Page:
MUM’S THE WORD — Last year, Roush Fenway Racing driver Carl Edwards was heavily courted by Joe Gibbs Racing, and the subsequent Edwards melodrama became one of the summer’s biggest stories before Edwards decided to stay where he was.
Edwards’ teammate Matt Kenseth has decided to not fall into the same trap Edwards did. Kenseth is believed to be in the final year of his contract with Roush Fenway Racing, where he has been for his entire NASCAR Sprint Cup career.
Friday at Pocono Raceway, Kenseth deflected any discussion of where he might drive next season. “I’ve made it a habit to never talk about my contract in the media, and I’m gonna try to keep it that way,” said Kenseth, second in Sprint Cup points to teammate Greg Biffle. “I never said it was my contract year. Other people might have said that, but I never said that in the media.”
HOW ‘BOUT THEM GRAPEFRUITS? — The early contender for quote of the weekend belongs to Clint Bowyer, driver of the No. 15 Michael Waltrip Racing Toyota. Friday morning at Pocono Raceway, Bowyer was asked what he thought it would take to win the pole on the newly paved and ultra-fast Pocono circuit. “I don't know,” Bowyer said. “Something the size of grapefruits, I'd say.”
Bowyer described the new Pocono as “very, very fast,” a sentiment shared by many of the drivers.
“It's amazing — you give these engineers and teams a couple days to work on a car. I mean, they've picked up seconds, literally, and I think we started in the 53-second category, and we're running in the 50-second category now,” said Bowyer. “It pretty much — it excites me to be a part of that when you can see those guys go to work and find speed.”
CHIEF CONCERNS — One of the toughest jobs in NASCAR is being a crew chief, because it requires a wide range of technical, analytical, motivational and interpersonal skills. And the myriad changes in the sport make it challenging, too. Take this year’s schedule: Both this weekend at Pocono Raceway and next week at Michigan International Speedway, the track surfaces are new, which creates an entirely new set of variables for the crew chiefs to deal with.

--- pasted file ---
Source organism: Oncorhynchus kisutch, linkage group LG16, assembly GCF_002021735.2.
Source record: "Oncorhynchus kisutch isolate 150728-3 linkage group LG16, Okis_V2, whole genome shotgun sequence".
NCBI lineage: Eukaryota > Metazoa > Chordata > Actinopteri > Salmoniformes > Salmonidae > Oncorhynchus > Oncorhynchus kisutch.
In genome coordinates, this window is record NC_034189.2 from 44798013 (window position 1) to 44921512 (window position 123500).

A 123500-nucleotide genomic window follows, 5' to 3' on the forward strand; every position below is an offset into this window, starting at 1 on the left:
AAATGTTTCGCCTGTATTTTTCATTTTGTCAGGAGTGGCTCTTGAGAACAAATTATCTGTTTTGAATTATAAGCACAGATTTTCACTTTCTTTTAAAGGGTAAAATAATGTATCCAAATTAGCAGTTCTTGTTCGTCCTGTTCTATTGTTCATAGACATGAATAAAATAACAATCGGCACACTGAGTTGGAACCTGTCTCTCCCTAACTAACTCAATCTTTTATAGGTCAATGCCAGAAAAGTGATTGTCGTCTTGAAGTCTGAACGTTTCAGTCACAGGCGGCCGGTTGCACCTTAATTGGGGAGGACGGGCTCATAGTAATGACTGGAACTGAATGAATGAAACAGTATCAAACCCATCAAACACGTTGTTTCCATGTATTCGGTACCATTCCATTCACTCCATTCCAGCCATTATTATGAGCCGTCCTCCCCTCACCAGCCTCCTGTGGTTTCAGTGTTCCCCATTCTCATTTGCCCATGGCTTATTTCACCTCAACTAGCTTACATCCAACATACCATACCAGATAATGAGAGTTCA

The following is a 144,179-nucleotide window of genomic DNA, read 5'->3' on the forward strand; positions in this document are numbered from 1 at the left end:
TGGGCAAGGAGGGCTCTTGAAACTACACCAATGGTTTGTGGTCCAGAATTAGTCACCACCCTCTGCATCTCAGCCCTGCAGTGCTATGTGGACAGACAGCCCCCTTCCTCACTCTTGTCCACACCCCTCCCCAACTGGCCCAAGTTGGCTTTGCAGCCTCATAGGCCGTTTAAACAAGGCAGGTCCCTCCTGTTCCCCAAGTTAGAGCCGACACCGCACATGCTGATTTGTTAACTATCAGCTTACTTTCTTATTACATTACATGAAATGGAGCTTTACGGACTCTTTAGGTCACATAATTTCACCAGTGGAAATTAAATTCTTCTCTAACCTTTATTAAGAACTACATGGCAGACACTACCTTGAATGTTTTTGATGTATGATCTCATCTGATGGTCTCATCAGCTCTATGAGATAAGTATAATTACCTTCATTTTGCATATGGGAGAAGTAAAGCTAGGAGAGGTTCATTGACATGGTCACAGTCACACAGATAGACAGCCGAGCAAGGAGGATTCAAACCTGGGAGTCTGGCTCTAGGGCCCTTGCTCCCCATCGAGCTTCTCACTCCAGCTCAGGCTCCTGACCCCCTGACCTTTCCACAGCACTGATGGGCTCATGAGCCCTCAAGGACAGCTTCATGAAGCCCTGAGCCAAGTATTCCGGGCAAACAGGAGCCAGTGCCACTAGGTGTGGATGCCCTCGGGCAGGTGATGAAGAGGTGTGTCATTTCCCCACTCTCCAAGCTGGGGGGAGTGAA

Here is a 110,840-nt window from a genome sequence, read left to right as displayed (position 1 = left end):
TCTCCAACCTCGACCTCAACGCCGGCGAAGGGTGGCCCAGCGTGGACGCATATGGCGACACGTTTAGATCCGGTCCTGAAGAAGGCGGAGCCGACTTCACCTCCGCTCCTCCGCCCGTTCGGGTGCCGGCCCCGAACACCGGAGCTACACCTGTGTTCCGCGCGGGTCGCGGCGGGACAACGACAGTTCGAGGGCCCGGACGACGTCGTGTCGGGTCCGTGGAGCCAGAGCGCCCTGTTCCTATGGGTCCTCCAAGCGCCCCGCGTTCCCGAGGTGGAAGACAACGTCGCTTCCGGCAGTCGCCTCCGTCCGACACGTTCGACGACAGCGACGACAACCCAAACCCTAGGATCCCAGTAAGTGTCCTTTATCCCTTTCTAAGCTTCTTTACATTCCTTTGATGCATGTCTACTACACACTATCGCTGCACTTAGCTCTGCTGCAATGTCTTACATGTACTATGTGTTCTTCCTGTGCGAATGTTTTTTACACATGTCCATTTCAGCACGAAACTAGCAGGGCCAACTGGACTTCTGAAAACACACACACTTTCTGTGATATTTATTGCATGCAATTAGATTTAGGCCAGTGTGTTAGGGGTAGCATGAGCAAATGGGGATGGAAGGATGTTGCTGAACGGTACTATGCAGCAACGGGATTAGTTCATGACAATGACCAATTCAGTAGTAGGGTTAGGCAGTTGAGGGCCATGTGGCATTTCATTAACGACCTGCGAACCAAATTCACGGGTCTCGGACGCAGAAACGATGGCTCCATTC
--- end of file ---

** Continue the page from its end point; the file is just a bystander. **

“Any time there is a repave, Goodyear has to do a tire test and obviously bring a different tire, something that can stand up to the speeds, the grip change and all that,” said Paul Wolfe, crew chief for the No. 2 Penske Racing Dodge Charger driven by Brad Keselowski. “The tire is a lot different than what we’ve had, so as much as the surface is different, you’ve got a different tire in the equation. We’ve seen a tire change our setups a lot.”
So this weekend and next will be whole new ballgames for the Sprint Cup crew chiefs.
“The (Pocono) track is real smooth,” said Wolfe. “It was quite bumpy in the past, so some of the setup things that you used to do to try, to work through the bumps and what not, are different. It’s a good bit different. There are a lot higher speeds, as well.”
NEW POCONO, OLD HAMLIN? — To Denny Hamlin, Pocono Raceway is a brand-new race track. As Hamlin predicted two weeks ago, the repaving of the 2.5-mile triangular track has removed any advantage the driver of the No. 11 Toyota might have had at one of his favorite venues.
So for Hamlin, who won two races at Pocono from the pole in his 2006 rookie season and added one victory each in 2009 and 2010, it's just like starting over.
The success we had here ... is gone," Hamlin told the NASCAR Wire Service after the morning session of testing on Thursday. "It's kind of a reset. You're not going to be able to look at any notes from previous (races) and race winners, and try to predict a race winner for this thing.
"Strategy's going to be huge. Track position is going to be big. Of the test guys, you could probably put anyone in the top 20 out front with 15 laps to go, and no one's going to catch 'em."
Speeds increased dramatically during the first two days of testing at the Tricky Triangle. All 41 cars in Thursday's afternoon session were faster in race trim than Kasey Kahne's 2004 qualifying record of 172.533 mph.
Coincidentally, Kahne posted the top speed during testing — 179.490 mph — turning a lap in 50.142 seconds, more than two seconds faster than his 2004 record time.
With the corner speeds being so much slower with the old surface, you didn't get off the corner as well," Hamlin said. "Everyone is shifting (gears) now, and your shift points have moved around dramatically. Obviously, that's been shortened up.
"It's just a big test session right now, trying to figure out what makes speed at this race track, what you have to do, because, really, you drive it totally different than what you used to."
The NASCAR Wire Service contributed to this report.
Tom Jensen is the Editor in Chief of SPEED.com, Senior NASCAR Editor at RACER and a contributing Editor for TruckSeries.com. You can follow him online at twitter.com/tomjensen100.